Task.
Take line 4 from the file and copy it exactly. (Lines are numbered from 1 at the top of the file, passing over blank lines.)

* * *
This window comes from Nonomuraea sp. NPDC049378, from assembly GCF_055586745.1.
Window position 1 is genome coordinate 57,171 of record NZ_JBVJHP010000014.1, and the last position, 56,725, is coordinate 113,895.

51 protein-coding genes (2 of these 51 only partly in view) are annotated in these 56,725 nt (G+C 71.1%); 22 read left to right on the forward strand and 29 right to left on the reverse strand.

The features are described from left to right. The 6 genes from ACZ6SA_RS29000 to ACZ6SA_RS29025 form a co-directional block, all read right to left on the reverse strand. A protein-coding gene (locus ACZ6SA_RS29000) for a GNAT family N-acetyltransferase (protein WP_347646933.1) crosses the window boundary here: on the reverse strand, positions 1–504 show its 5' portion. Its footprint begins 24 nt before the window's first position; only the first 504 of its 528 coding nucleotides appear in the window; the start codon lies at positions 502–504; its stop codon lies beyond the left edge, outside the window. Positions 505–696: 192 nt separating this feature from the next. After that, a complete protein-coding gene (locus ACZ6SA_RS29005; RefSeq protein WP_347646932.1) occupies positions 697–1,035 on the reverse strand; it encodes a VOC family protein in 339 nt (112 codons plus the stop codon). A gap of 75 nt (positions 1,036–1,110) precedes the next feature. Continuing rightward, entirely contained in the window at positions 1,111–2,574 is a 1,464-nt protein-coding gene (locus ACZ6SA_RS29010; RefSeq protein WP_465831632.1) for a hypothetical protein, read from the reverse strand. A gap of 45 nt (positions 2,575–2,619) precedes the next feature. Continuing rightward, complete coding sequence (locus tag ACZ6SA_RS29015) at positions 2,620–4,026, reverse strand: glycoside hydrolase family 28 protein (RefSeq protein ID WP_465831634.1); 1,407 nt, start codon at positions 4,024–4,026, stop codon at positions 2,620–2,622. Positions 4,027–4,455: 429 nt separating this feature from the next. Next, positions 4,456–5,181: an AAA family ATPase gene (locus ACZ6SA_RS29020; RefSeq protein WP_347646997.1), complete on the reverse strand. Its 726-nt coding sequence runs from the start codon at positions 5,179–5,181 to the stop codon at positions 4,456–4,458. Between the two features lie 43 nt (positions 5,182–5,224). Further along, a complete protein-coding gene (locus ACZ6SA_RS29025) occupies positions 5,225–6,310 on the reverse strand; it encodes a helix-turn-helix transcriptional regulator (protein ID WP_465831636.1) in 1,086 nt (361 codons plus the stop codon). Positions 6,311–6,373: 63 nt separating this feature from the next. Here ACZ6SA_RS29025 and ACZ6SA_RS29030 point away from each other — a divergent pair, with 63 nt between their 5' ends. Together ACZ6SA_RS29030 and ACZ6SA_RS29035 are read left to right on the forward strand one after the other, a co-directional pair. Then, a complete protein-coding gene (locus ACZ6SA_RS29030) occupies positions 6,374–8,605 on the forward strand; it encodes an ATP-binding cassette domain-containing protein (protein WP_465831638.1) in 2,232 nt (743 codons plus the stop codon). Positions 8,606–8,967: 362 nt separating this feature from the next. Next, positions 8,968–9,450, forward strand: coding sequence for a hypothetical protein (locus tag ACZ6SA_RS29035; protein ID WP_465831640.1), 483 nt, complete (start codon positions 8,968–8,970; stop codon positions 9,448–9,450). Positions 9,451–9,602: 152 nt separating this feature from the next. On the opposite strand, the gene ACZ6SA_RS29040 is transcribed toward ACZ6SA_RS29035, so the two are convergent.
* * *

The features are described from left to right. The 6 genes from ACZ6SA_RS29000 to ACZ6SA_RS29025 form a co-directional block, all read right to left on the reverse strand. A protein-coding gene (locus ACZ6SA_RS29000) for a GNAT family N-acetyltransferase (protein WP_347646933.1) crosses the window boundary here: on the reverse strand, positions 1–504 show its 5' portion. Its footprint begins 24 nt before the window's first position; only the first 504 of its 528 coding nucleotides appear in the window; the start codon lies at positions 502–504; its stop codon lies beyond the left edge, outside the window. Positions 505–696: 192 nt separating this feature from the next. After that, a complete protein-coding gene (locus ACZ6SA_RS29005; RefSeq protein WP_347646932.1) occupies positions 697–1,035 on the reverse strand; it encodes a VOC family protein in 339 nt (112 codons plus the stop codon). A gap of 75 nt (positions 1,036–1,110) precedes the next feature. Continuing rightward, entirely contained in the window at positions 1,111–2,574 is a 1,464-nt protein-coding gene (locus ACZ6SA_RS29010; RefSeq protein WP_465831632.1) for a hypothetical protein, read from the reverse strand. A gap of 45 nt (positions 2,575–2,619) precedes the next feature. Continuing rightward, complete coding sequence (locus tag ACZ6SA_RS29015) at positions 2,620–4,026, reverse strand: glycoside hydrolase family 28 protein (RefSeq protein ID WP_465831634.1); 1,407 nt, start codon at positions 4,024–4,026, stop codon at positions 2,620–2,622. Positions 4,027–4,455: 429 nt separating this feature from the next. Next, positions 4,456–5,181: an AAA family ATPase gene (locus ACZ6SA_RS29020; RefSeq protein WP_347646997.1), complete on the reverse strand. Its 726-nt coding sequence runs from the start codon at positions 5,179–5,181 to the stop codon at positions 4,456–4,458. Between the two features lie 43 nt (positions 5,182–5,224). Further along, a complete protein-coding gene (locus ACZ6SA_RS29025) occupies positions 5,225–6,310 on the reverse strand; it encodes a helix-turn-helix transcriptional regulator (protein ID WP_465831636.1) in 1,086 nt (361 codons plus the stop codon). Positions 6,311–6,373: 63 nt separating this feature from the next. Here ACZ6SA_RS29025 and ACZ6SA_RS29030 point away from each other — a divergent pair, with 63 nt between their 5' ends. Together ACZ6SA_RS29030 and ACZ6SA_RS29035 are read left to right on the forward strand one after the other, a co-directional pair. Then, a complete protein-coding gene (locus ACZ6SA_RS29030) occupies positions 6,374–8,605 on the forward strand; it encodes an ATP-binding cassette domain-containing protein (protein WP_465831638.1) in 2,232 nt (743 codons plus the stop codon). Positions 8,606–8,967: 362 nt separating this feature from the next. Next, positions 8,968–9,450, forward strand: coding sequence for a hypothetical protein (locus tag ACZ6SA_RS29035; protein ID WP_465831640.1), 483 nt, complete (start codon positions 8,968–8,970; stop codon positions 9,448–9,450). Positions 9,451–9,602: 152 nt separating this feature from the next. On the opposite strand, the gene ACZ6SA_RS29040 is transcribed toward ACZ6SA_RS29035, so the two are convergent.